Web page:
c. Finally, the Falvey opinion that the total lead and lead-in-paint rules apply retroactively need to be reversed for the good of the nation. You know that - you are blogging about it every day. Why is it okay for Congress to take this step? Would reversal of the Falvey opinion unleash a "flood of dangerous toys" in a "giant lawn sale" on an unsuspecting public? Of course not, and the reason is clear - there is simply no indication that the existing inventory is dangerous. Remember, if it were, the CPSC already has the power to recall it. The public interest advocates are swarming over the entire children's product industry waving XRF guns. If there is such a major public health crisis underfoot - where's the data? Nowhere to be found.

I think that's enough for today!

Rick

11 comments:

Kathleen said...

The pictures you paint with words. I laughed out loud imagining a 12 year old sucking on a rubber duckie.

OT: did you know that NASA is looking for theirs? Their rubber ducks I mean. They lost a whole bunch of 'em and are paying $100 each to get them back (http://bit.ly/LLIv). Hey, maybe that's where they went. The 12 year olds are sucking on them. Pre-pubescent boys are always up to something silly.

Worms and Flowers said...

This is really making me sad. I've just started getting the wheels in motion to create a start-up business selling handmade baby quilts, but now I'll be stuck with close to 1,000 worth of product in my closet. It's is pure ridiculousness. The government knows very well where lead-tainted products come from and it is not in the %100 cotton batting, or the fabric I use to make my quilts.

Esther said...

These are good talking points. I am of the opinion that the Falvey opinion violates the rule of law, though it would take a constitution-based lawyer to see if that is truly the case. There are precedents for congress to give permission to federal agencies to apply certain laws retroactively. It is unclear to me if Falvey has that permission.

Louise-OSET said...

Thanl You Rick for doing this. Last week I spent hours trying to find you and your wisdom after seeing you on You Tube. Then I found you on Twitter... I never thought I'd be 'twittering'!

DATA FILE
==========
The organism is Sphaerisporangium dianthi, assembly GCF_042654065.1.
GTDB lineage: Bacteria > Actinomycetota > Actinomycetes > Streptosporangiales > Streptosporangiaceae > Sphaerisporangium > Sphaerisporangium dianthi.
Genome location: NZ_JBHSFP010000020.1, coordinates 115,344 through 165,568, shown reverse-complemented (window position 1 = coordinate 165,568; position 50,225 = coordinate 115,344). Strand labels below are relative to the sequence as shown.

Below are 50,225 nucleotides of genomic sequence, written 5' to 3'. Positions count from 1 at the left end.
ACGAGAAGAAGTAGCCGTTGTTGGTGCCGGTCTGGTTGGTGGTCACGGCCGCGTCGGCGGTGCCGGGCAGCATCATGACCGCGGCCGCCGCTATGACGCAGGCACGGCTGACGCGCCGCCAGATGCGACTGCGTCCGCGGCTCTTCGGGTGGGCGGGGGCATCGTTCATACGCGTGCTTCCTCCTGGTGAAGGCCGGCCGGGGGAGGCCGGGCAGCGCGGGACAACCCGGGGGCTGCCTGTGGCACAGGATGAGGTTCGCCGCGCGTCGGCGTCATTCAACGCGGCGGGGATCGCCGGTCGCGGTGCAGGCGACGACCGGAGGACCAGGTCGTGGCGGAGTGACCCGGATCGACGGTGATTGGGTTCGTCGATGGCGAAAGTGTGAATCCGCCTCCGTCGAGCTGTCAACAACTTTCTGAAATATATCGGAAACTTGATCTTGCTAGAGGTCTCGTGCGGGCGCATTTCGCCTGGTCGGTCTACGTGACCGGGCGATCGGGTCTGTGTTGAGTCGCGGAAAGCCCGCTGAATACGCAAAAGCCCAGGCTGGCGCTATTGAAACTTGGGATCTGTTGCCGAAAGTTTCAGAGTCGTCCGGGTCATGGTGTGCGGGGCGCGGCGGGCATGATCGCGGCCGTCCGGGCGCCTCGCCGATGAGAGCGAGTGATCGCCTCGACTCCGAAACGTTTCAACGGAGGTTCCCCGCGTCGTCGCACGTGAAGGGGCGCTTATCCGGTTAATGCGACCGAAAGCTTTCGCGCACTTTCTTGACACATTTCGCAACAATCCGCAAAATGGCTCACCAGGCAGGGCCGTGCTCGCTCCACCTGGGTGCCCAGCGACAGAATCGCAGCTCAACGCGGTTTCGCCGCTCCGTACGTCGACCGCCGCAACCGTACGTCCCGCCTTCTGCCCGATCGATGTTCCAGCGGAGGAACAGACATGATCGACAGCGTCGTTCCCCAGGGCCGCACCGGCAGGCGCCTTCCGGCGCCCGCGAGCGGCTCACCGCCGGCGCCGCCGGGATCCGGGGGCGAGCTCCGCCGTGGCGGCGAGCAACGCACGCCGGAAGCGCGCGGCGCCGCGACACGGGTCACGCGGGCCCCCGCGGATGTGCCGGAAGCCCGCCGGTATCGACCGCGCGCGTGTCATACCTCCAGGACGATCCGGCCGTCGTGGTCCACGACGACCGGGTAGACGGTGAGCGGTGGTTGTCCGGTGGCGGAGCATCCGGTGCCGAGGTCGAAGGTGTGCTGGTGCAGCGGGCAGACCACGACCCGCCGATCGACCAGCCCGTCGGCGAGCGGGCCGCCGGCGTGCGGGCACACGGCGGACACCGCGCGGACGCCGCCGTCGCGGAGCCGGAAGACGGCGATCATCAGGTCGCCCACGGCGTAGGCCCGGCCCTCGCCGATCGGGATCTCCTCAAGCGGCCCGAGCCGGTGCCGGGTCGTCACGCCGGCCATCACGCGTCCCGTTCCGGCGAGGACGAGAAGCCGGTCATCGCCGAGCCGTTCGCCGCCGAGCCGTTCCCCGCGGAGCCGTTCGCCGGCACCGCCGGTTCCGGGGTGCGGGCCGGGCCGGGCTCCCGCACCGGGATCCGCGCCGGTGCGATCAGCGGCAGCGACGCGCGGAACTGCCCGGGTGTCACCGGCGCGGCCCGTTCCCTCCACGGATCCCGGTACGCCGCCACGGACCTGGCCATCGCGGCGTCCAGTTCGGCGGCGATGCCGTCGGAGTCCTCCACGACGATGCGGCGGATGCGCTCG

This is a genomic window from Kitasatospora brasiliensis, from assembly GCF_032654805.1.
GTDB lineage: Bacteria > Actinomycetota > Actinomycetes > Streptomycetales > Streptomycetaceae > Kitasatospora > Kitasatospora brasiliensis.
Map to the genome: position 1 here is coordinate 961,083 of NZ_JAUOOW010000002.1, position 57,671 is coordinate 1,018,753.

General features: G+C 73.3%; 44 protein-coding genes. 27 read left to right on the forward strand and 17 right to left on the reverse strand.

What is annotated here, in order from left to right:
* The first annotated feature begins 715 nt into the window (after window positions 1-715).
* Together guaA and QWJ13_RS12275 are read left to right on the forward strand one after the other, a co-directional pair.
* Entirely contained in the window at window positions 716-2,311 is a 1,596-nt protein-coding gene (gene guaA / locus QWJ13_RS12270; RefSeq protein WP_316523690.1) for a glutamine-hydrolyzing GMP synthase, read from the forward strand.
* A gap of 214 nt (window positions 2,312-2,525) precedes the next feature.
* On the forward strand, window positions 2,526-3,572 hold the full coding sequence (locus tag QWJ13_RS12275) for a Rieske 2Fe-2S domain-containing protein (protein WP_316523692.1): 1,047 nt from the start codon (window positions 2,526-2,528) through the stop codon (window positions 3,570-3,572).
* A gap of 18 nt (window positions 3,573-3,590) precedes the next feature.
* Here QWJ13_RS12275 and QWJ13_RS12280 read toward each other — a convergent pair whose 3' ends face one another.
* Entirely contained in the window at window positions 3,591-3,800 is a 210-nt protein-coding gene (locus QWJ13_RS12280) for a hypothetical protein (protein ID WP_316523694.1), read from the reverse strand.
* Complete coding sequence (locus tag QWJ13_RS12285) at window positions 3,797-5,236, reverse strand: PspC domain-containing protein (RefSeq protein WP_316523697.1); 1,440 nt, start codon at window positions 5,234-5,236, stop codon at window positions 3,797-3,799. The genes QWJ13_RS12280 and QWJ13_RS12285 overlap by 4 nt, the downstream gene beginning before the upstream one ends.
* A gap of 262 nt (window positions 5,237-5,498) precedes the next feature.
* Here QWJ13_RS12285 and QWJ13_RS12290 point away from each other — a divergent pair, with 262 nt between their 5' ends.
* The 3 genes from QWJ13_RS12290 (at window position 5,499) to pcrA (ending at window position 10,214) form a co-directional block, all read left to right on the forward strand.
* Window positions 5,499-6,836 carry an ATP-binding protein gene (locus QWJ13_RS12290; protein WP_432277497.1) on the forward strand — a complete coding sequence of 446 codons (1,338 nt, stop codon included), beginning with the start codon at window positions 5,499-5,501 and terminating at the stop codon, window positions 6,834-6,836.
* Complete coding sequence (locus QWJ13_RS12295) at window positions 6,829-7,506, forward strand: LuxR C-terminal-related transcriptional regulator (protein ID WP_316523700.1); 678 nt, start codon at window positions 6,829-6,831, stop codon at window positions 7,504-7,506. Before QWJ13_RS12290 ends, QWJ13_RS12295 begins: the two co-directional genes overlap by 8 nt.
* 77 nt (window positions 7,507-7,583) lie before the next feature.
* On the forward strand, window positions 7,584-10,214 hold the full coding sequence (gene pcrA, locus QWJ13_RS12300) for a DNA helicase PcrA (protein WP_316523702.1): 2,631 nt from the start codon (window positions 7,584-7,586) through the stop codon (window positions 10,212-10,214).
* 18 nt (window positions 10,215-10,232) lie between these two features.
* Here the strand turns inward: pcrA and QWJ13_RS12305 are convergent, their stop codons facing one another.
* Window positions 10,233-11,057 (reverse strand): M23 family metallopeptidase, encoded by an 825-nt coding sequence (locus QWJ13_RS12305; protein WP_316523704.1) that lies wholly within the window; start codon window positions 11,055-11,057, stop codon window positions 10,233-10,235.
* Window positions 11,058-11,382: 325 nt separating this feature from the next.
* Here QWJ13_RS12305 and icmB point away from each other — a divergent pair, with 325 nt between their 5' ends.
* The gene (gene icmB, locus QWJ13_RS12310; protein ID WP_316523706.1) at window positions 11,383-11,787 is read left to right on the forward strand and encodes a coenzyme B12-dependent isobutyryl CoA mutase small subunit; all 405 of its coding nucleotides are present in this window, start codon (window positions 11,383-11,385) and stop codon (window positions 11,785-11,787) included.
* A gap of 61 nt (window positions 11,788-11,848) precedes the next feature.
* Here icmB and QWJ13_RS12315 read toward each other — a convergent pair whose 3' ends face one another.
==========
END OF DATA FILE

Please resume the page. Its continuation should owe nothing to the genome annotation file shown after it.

We sell electric motorcycles for kids. osetbikes.com. The urban dirt on our tyres pose more of a health hazzard than the lead in our steel frames. Today we heard our supplier in China won't supply us until they understand what the requiremnts are. As we are small, they might decide it is not worth the bother.
Please keep us informed. Some 'hard' links to legal opinions, analysis etc would be very useful. We can't afford a lawyer!
Cheers, Louise

Pamela Kramer said...

Thank you for spreading the word to your readers. I have the break down cost of digestive testing for my own baby apparel. Digestive testing is unaffordable. www.happypandababy.com/blog

The use of XRF is good for how long? The date I have is 8/09.

Louise-OSET said...

I know where the ducks are....
http://news.bbc.co.uk/1/hi/world/americas/3060579.stm
They are 10years old so would need to be retrocative testing!

Headmistress, zookeeper said...

Thanks for this. I'm linking. Keep up the outstanding work

givernyonline said...

Thank you for helping all of our voices be heard. We need logic and reason applied to the testing requirements.

Anonymous said...

Weren't all of these toys and clothing supposed to be tested PRIOR to even landing in the US economy? Who is going to test the toys/clothing that I purchased already? Since it seems that we purchased these items 'at risk' then why can't the average Joe sell/donate them 'at the buyer's risk?'

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Barb said...

I'm periodically reading your articles and find them very informational, interesting, and sometimes downright funny. I'm one of the over the speed limit in age, but in all my life I've never seen a more abusive piece of legislation than the CPSIA. It needs to be repealed. I want to thank you for keeping us informed and I do support what you are doing. Don't ever give up the fight or your rights. You are 100 percent correct in all this. A round of applause to you!!!!